Sucrose Has its Problems, But so do Artificial Substitutes
Americans are known around the world for our voracious appetite for sugary treats. Our collective sweet tooth compels us to ingest mountains of candy and cookies, truckloads of ice cream and sodas, and many other confections. But we also swallow enormous amounts of "hidden" sugars that are added to a bewildering array of processed foods, from cereals to ketchup and from canned fruits to some vitamins.
Consumption of sweeteners in the U.S. has risen from 113 pounds per person per year in 1966 to around 142 pounds per person per year in 2004, according to the U.S. Department of Agriculture (USDA). Compare that to an average of 8.3 pounds of broccoli and 25 pounds of dark lettuces for 2003, according to U.S. News and World Report. Americans now consume an average of 61 pounds a year of high fructose corn syrup (especially in sodas), and we scarf down 20 teaspoons of added sugar a day (not including lactose or fructose naturally found in milk and fruit).
The USDA recommends adults consume no more than eight or nine teaspoons of sugar for a typical 2,000-calorie diet. Staying within this limit can be much easier said than done, however, considering that some candy bars, 12-ounce sodas and one-cup servings of ice cream contain around nine teaspoons of sugar.
What’s wrong with sugar? In addition to its tooth-rotting properties, Marion Nestle, professor of nutrition and public health at New York University, explains, "Sugar’s empty calories [meaning lack of nutrients] contribute to the big problem with the American diet: too many calories." Sugar has also been widely linked to increasing risk for type II diabetes. Plus, the sweet stuff has a considerable environmental footprint (see EarthTalk, this issue).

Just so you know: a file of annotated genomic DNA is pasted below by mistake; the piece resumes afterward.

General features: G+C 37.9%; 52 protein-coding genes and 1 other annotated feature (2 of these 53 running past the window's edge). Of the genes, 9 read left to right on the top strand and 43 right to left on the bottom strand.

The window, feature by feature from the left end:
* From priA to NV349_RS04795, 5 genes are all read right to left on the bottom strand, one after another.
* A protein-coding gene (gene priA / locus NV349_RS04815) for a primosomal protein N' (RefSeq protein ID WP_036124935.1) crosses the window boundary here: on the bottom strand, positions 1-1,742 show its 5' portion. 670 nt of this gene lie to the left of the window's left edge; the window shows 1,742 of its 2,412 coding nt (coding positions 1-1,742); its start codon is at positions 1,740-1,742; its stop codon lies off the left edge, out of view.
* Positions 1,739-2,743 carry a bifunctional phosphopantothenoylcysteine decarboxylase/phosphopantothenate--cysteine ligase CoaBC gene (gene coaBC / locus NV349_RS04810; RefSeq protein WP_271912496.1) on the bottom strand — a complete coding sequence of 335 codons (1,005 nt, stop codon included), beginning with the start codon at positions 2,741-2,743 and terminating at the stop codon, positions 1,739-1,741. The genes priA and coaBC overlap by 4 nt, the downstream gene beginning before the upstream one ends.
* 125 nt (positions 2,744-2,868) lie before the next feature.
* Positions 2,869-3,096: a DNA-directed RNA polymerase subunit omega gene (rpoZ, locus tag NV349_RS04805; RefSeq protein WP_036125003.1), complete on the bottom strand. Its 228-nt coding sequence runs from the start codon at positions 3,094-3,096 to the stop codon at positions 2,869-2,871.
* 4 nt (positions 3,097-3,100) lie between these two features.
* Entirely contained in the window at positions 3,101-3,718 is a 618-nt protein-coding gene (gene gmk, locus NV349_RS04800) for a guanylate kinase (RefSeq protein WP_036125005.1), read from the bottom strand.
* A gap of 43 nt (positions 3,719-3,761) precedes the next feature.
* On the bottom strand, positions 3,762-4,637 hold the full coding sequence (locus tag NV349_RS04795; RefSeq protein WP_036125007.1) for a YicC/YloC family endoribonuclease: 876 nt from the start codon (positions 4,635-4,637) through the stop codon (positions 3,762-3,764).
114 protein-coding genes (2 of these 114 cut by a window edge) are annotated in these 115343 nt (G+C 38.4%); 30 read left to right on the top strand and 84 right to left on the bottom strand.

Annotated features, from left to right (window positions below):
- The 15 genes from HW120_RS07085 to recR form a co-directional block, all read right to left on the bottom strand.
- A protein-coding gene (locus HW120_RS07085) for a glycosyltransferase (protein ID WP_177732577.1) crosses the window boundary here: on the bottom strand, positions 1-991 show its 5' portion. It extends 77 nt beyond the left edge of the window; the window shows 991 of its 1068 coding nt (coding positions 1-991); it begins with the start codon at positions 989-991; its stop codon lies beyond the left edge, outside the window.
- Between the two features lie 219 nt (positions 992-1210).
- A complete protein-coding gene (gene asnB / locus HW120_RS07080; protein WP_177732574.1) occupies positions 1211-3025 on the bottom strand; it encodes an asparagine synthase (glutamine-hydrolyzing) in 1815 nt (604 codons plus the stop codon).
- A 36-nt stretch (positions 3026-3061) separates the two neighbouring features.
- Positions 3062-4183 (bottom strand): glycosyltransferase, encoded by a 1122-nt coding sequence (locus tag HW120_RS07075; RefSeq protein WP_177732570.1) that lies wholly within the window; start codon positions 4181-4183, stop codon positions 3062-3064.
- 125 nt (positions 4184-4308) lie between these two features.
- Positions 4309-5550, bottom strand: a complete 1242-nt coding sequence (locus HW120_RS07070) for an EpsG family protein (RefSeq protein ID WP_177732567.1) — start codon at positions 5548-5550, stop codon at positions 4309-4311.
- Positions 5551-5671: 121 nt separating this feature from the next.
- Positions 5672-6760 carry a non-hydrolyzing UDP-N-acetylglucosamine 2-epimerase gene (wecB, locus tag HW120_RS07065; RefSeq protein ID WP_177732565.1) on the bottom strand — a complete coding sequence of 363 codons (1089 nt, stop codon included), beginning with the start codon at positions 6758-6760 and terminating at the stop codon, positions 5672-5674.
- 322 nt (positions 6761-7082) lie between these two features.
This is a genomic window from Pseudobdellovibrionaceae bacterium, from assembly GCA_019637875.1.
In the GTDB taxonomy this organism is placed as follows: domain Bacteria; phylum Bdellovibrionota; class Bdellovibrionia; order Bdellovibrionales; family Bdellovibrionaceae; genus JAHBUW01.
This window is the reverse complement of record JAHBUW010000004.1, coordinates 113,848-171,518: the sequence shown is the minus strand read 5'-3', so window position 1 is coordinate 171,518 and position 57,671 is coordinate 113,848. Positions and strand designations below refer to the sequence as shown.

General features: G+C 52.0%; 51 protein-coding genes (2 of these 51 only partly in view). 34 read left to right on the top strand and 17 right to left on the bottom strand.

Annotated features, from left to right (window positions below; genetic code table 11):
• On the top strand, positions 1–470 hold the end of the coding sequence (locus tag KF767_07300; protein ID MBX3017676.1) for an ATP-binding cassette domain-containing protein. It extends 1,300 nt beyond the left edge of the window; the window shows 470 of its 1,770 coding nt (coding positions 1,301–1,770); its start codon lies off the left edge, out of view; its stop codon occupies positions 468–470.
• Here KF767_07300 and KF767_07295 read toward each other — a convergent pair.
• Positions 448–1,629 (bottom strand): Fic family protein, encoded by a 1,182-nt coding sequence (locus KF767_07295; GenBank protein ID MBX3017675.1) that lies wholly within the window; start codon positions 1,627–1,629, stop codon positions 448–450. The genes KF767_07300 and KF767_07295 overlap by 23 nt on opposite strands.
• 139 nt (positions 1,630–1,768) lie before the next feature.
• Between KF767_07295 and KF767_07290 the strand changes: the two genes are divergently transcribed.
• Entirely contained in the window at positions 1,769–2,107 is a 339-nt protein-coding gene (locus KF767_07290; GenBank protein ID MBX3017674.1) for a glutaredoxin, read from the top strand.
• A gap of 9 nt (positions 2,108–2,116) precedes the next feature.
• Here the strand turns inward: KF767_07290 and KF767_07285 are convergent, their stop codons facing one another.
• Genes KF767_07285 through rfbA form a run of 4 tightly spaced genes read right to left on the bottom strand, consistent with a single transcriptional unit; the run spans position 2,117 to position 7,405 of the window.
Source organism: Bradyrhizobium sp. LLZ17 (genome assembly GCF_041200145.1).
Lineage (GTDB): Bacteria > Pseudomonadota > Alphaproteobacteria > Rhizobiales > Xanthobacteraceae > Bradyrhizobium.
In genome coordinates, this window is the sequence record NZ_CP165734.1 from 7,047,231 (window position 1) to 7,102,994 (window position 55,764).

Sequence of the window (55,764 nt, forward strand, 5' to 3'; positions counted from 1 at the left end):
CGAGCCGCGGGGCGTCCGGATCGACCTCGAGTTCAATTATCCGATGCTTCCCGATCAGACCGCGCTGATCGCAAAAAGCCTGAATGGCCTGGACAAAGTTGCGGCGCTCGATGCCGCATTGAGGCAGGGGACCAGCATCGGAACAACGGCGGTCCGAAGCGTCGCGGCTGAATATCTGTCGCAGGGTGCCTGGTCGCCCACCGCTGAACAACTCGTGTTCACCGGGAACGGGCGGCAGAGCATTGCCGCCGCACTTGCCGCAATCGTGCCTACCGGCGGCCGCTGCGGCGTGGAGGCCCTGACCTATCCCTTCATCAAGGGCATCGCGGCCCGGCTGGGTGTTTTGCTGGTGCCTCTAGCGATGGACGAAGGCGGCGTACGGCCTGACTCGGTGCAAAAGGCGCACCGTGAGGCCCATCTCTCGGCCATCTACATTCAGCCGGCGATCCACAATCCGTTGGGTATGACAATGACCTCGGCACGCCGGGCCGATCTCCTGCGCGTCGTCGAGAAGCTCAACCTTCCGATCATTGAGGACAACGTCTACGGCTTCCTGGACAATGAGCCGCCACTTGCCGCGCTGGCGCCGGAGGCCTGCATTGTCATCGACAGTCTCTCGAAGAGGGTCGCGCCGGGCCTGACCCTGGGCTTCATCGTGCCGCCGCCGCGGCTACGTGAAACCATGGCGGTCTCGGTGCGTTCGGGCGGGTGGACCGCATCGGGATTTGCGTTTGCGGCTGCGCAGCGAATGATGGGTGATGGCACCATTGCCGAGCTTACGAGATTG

Closely related to sugar is the now ubiquitous high fructose corn syrup, which is prepared by treating cornstarch with acids or enzymes. The sticky, tooth-attacking syrup is often made with genetically engineered corn, and, like sugar, it contains no nutritional value beyond its caloric content. During the past few decades, corn syrup (which tastes sweeter than sugar) has become the sweetener of choice for many food processors, who load it into everything from baked goods to sauces, jellies, drinks and even frozen fruit. In fact, corn syrup recently overtook sugar itself as America’s most popular sweetener.
Corn syrup is a blend of fructose and glucose, while refined sugar is made of the larger molecule sucrose. Recent research suggests that fructose may be handled differently in the body than other sugars. "It appears to behave more like fat with respect to the hormones involved in body weight regulation," Peter Havel, associate professor of nutrition at the University of California, Davis, told the Washington Post. "Fructose doesn’t stimulate insulin secretion. It doesn’t increase leptin production [a hormone that helps regulate appetite and fat storage] or suppress production of ghrelin [which helps regulate food intake]. That suggests that consuming a lot of fructose, like consuming too much fat, could contribute to weight gain."
Partly because they are also sweeter than sugar pound for pound, a number of artificial sweeteners have been on the U.S. market for years, and are ubiquitous in such foods as diet soda and "sugar-free" candy. Perhaps echoing the sentiment of many environmentalists, Nestle cautions, "I don’t like artificial sweeteners because I do not like artificial anything when it comes to food." Observers have also questioned whether the widespread adoption of artificial sweeteners has made much of a dent in the ever-growing American waistline.